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U.S. Stocks Thrive While Global ex-U.S. Shares Lag; U.S. Fixed Income Flat

U.S. Stocks Thrive While Global ex-U.S. Shares Lag; U.S. Fixed Income Flat
4 min 14 sec

In this blog post, I will recap stock and bond performance for equities and fixed income in the U.S. and global markets.

U.S. and Global Equities

The S&P 500 Index was one of the best-performing major indices for the quarter (+11.0%) and the year (+28.7%). While every sector posted double-digit results for the year, returns were mixed in 4Q. For the quarter, Communication Services (0%) was the laggard, while Real Estate (+18%) and Tech (+17%) took the top slots. For the year, the worst sector was Utilities (+18%) and the best was Energy (+55%). Since the market low in March 2020, the S&P 500 is up over 100%.

However, not all stocks enjoyed the same ride. Within the S&P 500, the market capitalization weight of the top 10 stocks in the index reached a record 30.5%, and the P/E ratio of those stocks was 33.2 versus 21.2 for the broad index. Growth stocks outperformed value for the quarter and the year in the large cap space, but mid cap and small cap growth underperformed value for both periods.

The difference in full-year performance across market cap and styles is especially stark. From a pure capitalization standpoint, small cap (Russell 2000: +14.8%) underperformed large (Russell 1000: +26.5%), with outperformance driven by strong results from mega-cap technology, pharmaceutical, and auto stocks. Even more pronounced was the difference between small cap value and small cap growth (Russell 2000 Growth: +2.8%; Russell 2000 Value: +28.3%). The Russell 2000 Value Index was helped by its relatively hefty exposure to more high-performing cyclical sectors such as Energy (+66%), Materials (+30%), and Industrials (+28%). Conversely, Health Care (-21%) is the largest sector for the Russell 2000 Growth Index, and weak results from Communication Services (-11%) also hurt relative results.

Global ex-U.S. stocks were hurt by U.S. dollar strength; the MSCI ACWI ex-USA Index was up 1.8% for the quarter and 7.8% for the year but in local terms it was up 13.0% for the year. The yen sank 10% in 2021 vs. the U.S. dollar, the largest drop since 2014. Japan was up nearly 14% in local terms in 2021 but only 2% in dollar terms. Emerging markets (MSCI EM: -1.3%; -2.5%) did not participate in the stock rally the rest of the world enjoyed. China’s weight in the Index (35%) and poor performance (-6%; -22%) was a key driver. China stocks were hurt by slowing growth and heightened regulation. Brazil (-6%; -17%) was also a notable underperformer. India (-0.2%; +26%) and Russia (-9%; +19%) fell in 4Q but were up for the year. Turkey (-11%; -28%) was the worst performer and the 44% decline in the Turkish lira was also notable. The country is battling high inflation (36% in December) with unconventional monetary policy (lowering rates).

Fixed Income

U.S. fixed income returns were literally flat in 4Q (0.0%) and the Bloomberg US Aggregate Bond Index posted an unusual negative result for the calendar year (-1.5%), for only the fourth time since the inception of the Index in 1976. Spread sectors underperformed in 4Q but outperformed for the year. The 10-year U.S. Treasury yield closed the year at 1.52%, up from 0.93% on 12/31/20 but flat over the course of the quarter. TIPS sharply outperformed the Aggregate for the quarter and the year (Bloomberg US TIPS Index: +2.4%; +6.0%) as expectations for inflation rose. The 10-year breakeven spread, which reflects inflation expectations over the next 10 years, was 2.56% as of year-end. The yield-to-worst for the Aggregate Index ended the year at 1.75%. High yield corporates were top performers for the quarter and the year (Bloomberg US High Yield: +0.7%; +5.3%) and the yield-to-worst for this Index was 4.21% as of year-end. Real yields, it goes without saying, are negative for the Aggregate and High Yield indices given the recent surge in inflation. Leveraged loans (S&P LSTA Leveraged Loan Index: +0.6%; +5.2%) also did relatively well. Municipals (Bloomberg Municipal Bond Index: +0.7%; +1.5%) outperformed Treasuries for the quarter and the year, boosted by robust demand. In general, lower-quality securities outperformed in 2021 across the fixed income spectrum.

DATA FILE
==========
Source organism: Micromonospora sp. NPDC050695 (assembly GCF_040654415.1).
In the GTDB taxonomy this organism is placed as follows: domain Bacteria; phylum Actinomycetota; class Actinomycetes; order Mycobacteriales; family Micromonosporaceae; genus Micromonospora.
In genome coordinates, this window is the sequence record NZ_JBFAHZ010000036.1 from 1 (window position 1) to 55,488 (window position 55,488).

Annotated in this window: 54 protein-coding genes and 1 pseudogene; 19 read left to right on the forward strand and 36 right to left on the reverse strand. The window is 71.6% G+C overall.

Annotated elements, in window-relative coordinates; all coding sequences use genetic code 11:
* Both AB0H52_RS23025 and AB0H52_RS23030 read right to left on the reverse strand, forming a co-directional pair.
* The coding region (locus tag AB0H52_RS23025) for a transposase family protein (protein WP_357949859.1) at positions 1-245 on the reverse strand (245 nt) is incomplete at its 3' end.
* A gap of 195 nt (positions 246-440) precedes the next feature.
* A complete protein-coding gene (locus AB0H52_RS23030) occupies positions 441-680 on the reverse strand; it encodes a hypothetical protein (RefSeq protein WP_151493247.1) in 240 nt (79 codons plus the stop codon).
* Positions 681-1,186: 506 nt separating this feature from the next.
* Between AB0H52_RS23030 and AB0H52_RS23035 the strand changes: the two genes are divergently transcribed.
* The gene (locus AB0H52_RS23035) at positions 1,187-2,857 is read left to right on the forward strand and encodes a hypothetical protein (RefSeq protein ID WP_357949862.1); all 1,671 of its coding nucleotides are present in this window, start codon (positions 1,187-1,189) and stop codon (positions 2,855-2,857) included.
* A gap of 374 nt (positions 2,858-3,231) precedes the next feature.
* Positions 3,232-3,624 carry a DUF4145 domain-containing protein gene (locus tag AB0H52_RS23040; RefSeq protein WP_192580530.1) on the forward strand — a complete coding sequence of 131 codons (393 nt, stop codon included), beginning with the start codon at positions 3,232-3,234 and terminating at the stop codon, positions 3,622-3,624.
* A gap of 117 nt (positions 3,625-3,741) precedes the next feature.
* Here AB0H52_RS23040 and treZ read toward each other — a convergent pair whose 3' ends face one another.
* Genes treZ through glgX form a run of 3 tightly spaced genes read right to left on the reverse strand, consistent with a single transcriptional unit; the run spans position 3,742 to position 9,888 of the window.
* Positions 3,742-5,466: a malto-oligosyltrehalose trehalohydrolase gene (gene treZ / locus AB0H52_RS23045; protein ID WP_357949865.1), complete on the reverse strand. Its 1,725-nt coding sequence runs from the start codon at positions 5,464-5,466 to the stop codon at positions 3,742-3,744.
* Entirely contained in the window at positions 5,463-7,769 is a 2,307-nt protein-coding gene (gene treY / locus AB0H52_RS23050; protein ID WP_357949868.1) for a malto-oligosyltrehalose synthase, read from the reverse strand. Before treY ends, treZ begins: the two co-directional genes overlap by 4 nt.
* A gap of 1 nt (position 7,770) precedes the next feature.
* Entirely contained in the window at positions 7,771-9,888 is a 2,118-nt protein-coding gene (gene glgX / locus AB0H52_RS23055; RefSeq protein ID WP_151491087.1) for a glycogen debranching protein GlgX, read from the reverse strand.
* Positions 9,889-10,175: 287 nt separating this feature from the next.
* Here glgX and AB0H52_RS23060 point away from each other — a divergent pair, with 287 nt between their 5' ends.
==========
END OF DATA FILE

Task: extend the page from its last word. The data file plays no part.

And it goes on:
Developed ex-U.S. market returns were hurt primarily by U.S. dollar strength for the quarter and the year (Bloomberg Global Aggregate ex-US: -1.2%; -7.0%). On a hedged basis (+0.1%; -1.4%), returns were similar to those in the U.S. Emerging market debt indices posted negative returns for the quarter and year. The JPM EMBI Global Diversified Index (-0.4%; -1.8%) performed better than the local currency JPM GBI-EM Global Diversified Index (-2.5%; -8.7%) as emerging market currencies suffered relative to the U.S. dollar.

Real Assets

Broadly, real assets performed well in 2021. The Bloomberg Commodity Index declined 1.6% for the quarter but was up 27.1% for the year. WTI Crude Oil closed at roughly $75/barrel (the low was $12 in April 2020!) and was about flat for the quarter but up over 50% for the year. TIPS (Bloomberg TIPS Index: +2.4%; +6.0%) performed relatively well for both the quarter and the year. REITs (MSCI US REIT: +16.3%; +43.1%) and infrastructure (DJB Global Infrastructure: +7.5%; +19.9%) were up sharply for the quarter and the year. Gold (S&P Gold Spot Price Index: +4.1%; -3.5%) was up for the quarter but down for the year.

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